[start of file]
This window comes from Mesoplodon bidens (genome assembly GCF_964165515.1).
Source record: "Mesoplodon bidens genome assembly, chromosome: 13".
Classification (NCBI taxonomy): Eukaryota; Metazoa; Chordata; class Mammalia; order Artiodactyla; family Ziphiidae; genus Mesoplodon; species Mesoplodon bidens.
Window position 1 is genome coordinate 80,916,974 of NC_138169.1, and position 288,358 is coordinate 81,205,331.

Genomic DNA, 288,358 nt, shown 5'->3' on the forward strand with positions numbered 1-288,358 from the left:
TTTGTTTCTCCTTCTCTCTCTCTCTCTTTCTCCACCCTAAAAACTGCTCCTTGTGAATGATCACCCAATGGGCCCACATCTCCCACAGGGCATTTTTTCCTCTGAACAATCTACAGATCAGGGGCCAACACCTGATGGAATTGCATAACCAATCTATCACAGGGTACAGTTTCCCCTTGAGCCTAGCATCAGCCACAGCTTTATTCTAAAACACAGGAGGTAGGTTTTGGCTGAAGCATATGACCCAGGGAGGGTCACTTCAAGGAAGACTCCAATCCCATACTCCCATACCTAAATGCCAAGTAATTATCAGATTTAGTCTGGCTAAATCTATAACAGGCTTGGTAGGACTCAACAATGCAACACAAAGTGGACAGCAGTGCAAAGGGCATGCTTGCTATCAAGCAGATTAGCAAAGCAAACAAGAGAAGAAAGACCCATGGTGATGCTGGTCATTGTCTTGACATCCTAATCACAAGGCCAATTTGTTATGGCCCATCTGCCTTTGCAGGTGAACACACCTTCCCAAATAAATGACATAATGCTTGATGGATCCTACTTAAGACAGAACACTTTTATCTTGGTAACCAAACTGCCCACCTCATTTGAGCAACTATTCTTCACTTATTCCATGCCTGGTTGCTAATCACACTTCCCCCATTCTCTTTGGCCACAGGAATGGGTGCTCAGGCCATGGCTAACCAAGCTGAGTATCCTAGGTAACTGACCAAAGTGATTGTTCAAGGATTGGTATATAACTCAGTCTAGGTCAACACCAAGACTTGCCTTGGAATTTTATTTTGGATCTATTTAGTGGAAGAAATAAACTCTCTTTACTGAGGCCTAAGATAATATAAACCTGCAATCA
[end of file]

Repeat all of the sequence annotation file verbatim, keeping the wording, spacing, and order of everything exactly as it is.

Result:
This window comes from Mesoplodon bidens (genome assembly GCF_964165515.1).
Source record: "Mesoplodon bidens genome assembly, chromosome: 13".
Classification (NCBI taxonomy): Eukaryota; Metazoa; Chordata; class Mammalia; order Artiodactyla; family Ziphiidae; genus Mesoplodon; species Mesoplodon bidens.
Window position 1 is genome coordinate 80,916,974 of NC_138169.1, and position 288,358 is coordinate 81,205,331.

Genomic DNA, 288,358 nt, shown 5'->3' on the forward strand with positions numbered 1-288,358 from the left:
TTTGTTTCTCCTTCTCTCTCTCTCTCTTTCTCCACCCTAAAAACTGCTCCTTGTGAATGATCACCCAATGGGCCCACATCTCCCACAGGGCATTTTTTCCTCTGAACAATCTACAGATCAGGGGCCAACACCTGATGGAATTGCATAACCAATCTATCACAGGGTACAGTTTCCCCTTGAGCCTAGCATCAGCCACAGCTTTATTCTAAAACACAGGAGGTAGGTTTTGGCTGAAGCATATGACCCAGGGAGGGTCACTTCAAGGAAGACTCCAATCCCATACTCCCATACCTAAATGCCAAGTAATTATCAGATTTAGTCTGGCTAAATCTATAACAGGCTTGGTAGGACTCAACAATGCAACACAAAGTGGACAGCAGTGCAAAGGGCATGCTTGCTATCAAGCAGATTAGCAAAGCAAACAAGAGAAGAAAGACCCATGGTGATGCTGGTCATTGTCTTGACATCCTAATCACAAGGCCAATTTGTTATGGCCCATCTGCCTTTGCAGGTGAACACACCTTCCCAAATAAATGACATAATGCTTGATGGATCCTACTTAAGACAGAACACTTTTATCTTGGTAACCAAACTGCCCACCTCATTTGAGCAACTATTCTTCACTTATTCCATGCCTGGTTGCTAATCACACTTCCCCCATTCTCTTTGGCCACAGGAATGGGTGCTCAGGCCATGGCTAACCAAGCTGAGTATCCTAGGTAACTGACCAAAGTGATTGTTCAAGGATTGGTATATAACTCAGTCTAGGTCAACACCAAGACTTGCCTTGGAATTTTATTTTGGATCTATTTAGTGGAAGAAATAAACTCTCTTTACTGAGGCCTAAGATAATATAAACCTGCAATCA